To repair severed nerves, the stump ends of the nerve fiber bundles can be surgically reconnected and sutured together. Transected tissue will generally not regenerate without surgical realignment (Wasielewski et al. 1992). A tissue transection, with additional tissue damage that creates a gap in the tissue, may not be a candidate for surgical reconnection if the reconnection will create tension in the nerve. Thus, large gaps must be repaired with a graft inserted between the proximal and distal nerve stumps as a guide for regenerating axons.
While the current gold standard of treatment is the use of an autologous sural nerve graft, there is a great deal of interest in the development of synthetic nerve guidance channels (NGC; Fig. 2) that perform equally well. Treatment of nerve fiber transections and small tissue gaps, has a high rate of success with both synthetic and autologous implants. However, as the tissue gap increases in length the probability of successful regeneration decreases dramatically (Yannas and Hill 2004). NGC technology is therefore of interest due to the potential inclusion of known stimuli which may allow regeneration of larger tissue gaps, and due to the complications associated with producing an autologous graft. The process of harvesting an autologous graft requires an additional surgical operation, may result in sensory complications at the donor site, and exposes the patient to increased surgical risks. The NGC is, in its most basic form, a hollow tube into which two severed ends of a nerve fiber bundle can be inserted and sutured into place. The implanted
Fig. 2 Illustration of a NGC bridging two severed ends of a transected nerve fiber bundle. Though no commercially available NGCs are fabricated from electrically-active materials, future developments in conductive or piezoelectric materials for NGC applications may accelerate axon growth between nerve stumps
NGC serves to protect and support regenerating tissue. The NGC assists the realignment of nerve tissue and maintains high levels of locally released growth factors by encapsulating the nerve.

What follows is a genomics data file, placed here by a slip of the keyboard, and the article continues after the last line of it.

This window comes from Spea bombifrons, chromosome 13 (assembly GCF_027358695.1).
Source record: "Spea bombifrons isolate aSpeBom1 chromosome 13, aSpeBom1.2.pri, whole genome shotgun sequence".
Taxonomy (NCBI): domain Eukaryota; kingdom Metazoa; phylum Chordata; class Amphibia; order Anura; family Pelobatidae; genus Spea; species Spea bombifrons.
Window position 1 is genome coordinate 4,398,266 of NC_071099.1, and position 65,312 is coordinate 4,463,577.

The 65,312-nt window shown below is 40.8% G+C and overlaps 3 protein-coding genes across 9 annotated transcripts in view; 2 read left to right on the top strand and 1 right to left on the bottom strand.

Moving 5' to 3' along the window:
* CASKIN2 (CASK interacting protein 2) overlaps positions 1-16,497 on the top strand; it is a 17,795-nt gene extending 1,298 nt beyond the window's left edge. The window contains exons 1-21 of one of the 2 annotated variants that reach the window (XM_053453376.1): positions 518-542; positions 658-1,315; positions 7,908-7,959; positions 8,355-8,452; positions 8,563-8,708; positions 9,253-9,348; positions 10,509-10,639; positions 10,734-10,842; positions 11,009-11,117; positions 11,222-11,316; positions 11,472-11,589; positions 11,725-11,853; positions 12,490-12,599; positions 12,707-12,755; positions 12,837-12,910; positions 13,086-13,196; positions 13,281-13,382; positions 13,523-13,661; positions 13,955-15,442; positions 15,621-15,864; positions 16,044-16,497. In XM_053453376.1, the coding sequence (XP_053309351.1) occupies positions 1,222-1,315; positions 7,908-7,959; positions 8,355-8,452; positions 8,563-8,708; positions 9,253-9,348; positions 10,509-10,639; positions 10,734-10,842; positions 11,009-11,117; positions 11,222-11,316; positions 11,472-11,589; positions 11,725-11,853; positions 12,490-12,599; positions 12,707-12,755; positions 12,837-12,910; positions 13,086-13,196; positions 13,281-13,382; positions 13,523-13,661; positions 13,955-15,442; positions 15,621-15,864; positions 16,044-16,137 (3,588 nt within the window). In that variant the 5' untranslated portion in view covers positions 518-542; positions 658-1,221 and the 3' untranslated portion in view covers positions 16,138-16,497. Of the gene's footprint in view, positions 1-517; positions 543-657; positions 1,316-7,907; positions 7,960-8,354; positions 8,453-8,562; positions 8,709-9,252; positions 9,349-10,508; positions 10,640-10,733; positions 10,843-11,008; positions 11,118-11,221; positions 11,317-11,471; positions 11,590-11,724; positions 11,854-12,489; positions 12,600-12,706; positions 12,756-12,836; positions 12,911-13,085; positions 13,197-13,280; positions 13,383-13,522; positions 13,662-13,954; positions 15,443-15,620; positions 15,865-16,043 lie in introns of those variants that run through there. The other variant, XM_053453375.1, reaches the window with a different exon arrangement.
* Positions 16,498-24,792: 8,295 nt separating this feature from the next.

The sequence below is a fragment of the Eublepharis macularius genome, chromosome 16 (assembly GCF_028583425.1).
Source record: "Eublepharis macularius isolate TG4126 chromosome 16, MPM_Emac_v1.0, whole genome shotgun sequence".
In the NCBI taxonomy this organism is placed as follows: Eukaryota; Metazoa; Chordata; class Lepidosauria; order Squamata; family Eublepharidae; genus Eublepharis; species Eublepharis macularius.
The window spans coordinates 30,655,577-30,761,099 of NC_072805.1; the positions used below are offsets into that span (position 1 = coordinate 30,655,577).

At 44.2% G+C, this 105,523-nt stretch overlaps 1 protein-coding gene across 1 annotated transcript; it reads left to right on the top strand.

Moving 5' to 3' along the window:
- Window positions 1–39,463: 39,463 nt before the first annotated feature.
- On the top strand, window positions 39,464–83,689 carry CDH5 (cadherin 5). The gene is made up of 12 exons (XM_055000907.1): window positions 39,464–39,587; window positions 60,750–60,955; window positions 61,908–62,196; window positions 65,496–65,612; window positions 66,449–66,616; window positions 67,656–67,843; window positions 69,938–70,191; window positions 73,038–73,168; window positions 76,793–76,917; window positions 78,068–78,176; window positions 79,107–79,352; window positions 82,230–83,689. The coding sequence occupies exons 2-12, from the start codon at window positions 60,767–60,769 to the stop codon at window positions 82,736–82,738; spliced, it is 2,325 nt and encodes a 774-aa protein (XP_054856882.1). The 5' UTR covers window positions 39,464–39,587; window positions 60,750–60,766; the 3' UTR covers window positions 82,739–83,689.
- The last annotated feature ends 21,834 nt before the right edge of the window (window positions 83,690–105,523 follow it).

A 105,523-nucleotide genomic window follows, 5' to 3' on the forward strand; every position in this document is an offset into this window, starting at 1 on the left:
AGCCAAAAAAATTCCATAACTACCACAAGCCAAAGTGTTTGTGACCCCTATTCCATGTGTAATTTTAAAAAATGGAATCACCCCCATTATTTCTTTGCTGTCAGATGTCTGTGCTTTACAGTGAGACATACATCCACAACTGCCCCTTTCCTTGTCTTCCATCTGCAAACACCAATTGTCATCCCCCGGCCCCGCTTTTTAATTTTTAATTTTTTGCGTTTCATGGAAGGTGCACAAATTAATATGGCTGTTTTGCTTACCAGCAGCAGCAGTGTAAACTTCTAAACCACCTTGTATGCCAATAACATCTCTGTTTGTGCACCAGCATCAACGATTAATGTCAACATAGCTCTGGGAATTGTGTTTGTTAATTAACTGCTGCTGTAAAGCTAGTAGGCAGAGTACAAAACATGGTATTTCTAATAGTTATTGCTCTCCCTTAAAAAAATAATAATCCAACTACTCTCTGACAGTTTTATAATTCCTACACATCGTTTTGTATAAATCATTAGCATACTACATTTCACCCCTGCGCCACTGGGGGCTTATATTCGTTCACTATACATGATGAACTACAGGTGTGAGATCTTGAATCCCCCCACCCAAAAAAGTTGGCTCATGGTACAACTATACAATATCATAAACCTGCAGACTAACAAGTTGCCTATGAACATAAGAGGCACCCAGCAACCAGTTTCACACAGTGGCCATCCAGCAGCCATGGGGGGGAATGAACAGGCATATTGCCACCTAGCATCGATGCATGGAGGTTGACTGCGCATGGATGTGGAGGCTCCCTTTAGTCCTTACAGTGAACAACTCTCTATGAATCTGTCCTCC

While degradable polymer scaffolds without biologically-inspired nanoscale features are, to date, the standard NGC material choice, studies have investigated the efficacy of NGC materials with a wide variety of properties. Commercially available NGCs (Table 1), such as the NeurgaGen collagen tube (Integra LifeSciences, Plainsboro, New Jersey) and the hydrogel-based SaluBridge (SaluMedica, Atlanta, Georgia) are inert polymer tubes that do not incorporate the several neural growth stimulatory cues under active investigation (Meek and Coert 2008). Standard NGCs do incorporate desirable flexibility, which is an important element in NGC design due to the need to reduce tension and mechanical stress during nervous system tissue regeneration (Wasielewski et al. 1992). Also, biodegradation is considered to be an essential quality for NGC materials. As tissue regenerates, the scaffold will ideally degrade as it is replaced by healthy tissue. Failure of the scaffold to degrade could potentially constrict growing tissue and prevent proper regeneration. Also, degradable NGCs eliminate the need for a second operation for implant removal.
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